The 13th annual Relay for Life created its fair share of noise throughout Brandon for a number of reasons.
The high-profile cancer society event, which was hosted for the first time at the walking track behind the Sportsplex on Saturday, drew criticism from some nearby residents for the decibel level of the sound system.
Jason Permanand, a communications officer with the Canadian Cancer Society, said the goal of the relay was to "engage Manitobans in the cancer fight."
"We pride ourselves on being good neighbours," Permanand said. "This is the first experience with the new site and we apologize if we bothered anyone. Our goal is to bring people together, not upset them."
Brandon Police Service Const. Trevor Robins said they received one official complaint from the area regarding the noise between 11 p.m. and midnight.
One participant, who asked to remain anonymous, said the music at the relay was "extremely loud."
Permanand said the organization will take measures to ensure there are no disturbances in the future.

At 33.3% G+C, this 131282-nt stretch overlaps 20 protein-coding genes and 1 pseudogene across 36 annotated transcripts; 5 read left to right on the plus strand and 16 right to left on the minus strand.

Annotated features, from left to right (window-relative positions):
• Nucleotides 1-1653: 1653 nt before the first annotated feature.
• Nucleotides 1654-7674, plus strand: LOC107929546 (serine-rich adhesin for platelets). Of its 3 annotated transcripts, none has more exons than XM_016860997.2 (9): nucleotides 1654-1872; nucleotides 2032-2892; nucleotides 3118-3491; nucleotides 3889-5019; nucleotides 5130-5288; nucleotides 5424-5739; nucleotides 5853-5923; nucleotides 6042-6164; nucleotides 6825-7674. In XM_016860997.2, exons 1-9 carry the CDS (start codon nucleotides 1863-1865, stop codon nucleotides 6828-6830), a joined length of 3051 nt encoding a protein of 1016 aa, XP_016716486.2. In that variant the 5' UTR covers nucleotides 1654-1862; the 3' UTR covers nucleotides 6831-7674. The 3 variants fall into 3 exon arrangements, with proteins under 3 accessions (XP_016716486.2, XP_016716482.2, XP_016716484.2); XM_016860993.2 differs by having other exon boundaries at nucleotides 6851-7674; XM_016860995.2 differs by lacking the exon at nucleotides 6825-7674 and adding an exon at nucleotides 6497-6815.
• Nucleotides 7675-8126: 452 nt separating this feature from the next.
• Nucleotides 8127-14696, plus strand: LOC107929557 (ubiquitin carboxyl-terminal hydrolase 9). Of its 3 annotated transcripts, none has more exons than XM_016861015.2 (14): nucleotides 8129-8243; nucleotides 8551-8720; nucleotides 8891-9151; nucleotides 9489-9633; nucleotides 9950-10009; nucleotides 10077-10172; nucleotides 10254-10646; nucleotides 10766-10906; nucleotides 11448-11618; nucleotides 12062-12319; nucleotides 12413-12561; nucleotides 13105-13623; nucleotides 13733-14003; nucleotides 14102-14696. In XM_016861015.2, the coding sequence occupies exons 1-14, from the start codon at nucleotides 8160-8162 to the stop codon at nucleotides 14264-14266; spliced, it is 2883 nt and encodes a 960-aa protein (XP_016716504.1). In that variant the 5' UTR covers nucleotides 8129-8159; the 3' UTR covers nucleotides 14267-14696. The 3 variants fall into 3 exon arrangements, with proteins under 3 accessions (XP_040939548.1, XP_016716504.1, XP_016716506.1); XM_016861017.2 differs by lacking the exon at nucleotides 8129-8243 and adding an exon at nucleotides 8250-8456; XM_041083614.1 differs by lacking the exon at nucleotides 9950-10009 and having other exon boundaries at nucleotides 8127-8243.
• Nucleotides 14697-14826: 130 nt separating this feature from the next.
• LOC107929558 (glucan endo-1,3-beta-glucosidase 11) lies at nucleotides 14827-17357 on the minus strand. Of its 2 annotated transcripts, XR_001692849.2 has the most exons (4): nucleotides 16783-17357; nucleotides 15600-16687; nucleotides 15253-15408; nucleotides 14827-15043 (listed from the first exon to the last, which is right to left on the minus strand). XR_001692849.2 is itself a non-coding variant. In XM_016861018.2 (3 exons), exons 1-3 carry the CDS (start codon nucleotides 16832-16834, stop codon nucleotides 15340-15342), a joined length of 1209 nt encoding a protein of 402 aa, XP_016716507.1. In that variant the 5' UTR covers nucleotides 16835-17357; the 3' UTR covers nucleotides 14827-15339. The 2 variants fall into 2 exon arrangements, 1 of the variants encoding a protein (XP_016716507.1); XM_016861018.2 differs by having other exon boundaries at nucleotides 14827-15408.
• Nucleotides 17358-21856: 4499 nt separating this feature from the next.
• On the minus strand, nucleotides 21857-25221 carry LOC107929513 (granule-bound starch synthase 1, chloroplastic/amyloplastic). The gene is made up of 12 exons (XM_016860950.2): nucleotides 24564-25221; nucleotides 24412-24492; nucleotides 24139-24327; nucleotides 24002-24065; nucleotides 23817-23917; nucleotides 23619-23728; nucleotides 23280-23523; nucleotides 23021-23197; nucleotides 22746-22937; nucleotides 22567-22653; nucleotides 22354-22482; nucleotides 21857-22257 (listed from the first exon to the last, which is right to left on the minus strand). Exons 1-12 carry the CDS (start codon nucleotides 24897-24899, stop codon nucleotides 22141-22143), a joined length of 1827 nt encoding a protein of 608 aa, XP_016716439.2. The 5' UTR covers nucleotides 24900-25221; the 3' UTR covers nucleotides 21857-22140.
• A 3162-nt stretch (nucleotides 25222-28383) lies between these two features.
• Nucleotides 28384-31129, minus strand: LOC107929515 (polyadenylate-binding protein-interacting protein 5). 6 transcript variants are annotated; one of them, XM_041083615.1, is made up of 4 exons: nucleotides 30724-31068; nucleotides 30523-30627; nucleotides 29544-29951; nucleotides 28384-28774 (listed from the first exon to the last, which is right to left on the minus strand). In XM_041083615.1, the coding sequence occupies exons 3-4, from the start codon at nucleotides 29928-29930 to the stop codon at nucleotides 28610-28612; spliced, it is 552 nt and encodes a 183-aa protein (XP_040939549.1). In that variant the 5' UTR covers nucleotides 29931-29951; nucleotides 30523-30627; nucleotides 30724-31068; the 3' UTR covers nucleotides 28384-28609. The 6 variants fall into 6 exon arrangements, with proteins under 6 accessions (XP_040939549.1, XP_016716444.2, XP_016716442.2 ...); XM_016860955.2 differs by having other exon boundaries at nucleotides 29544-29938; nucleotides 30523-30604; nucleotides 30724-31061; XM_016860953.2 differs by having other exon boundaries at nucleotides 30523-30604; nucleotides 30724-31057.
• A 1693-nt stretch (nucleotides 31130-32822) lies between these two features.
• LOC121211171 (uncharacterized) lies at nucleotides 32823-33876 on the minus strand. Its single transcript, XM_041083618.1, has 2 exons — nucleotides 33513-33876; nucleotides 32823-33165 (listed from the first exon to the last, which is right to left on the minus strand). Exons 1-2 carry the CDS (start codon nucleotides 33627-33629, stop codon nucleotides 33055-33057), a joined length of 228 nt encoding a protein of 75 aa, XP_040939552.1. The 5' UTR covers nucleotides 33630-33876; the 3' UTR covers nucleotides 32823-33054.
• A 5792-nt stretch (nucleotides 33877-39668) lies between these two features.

"It’s an overnight event where we celebrate cancer survivors, remember loved ones lost and engage people to fight back together," Permanand said. "We walk the track with the mindset that cancer never sleeps, so for one night, neither do we."
The relay ran from 6 p.m. until 6 a.m.
"Music and activities are planned throughout the night to keep people active and give them energy," he said.
No site has been selected for next year’s relay. In the past the organization has used the Keystone Centre and the Riverbank Discovery Centre, but chose the Sportsplex this year due to its superior walking track, according to Permanand.
Relayers are still working to reach the more than $100,000 goal, bringing in more than $93,000 to date.
"Our goal is to bring people together to make a difference in the fight against cancer and we thank the community for participating," Permanand said.
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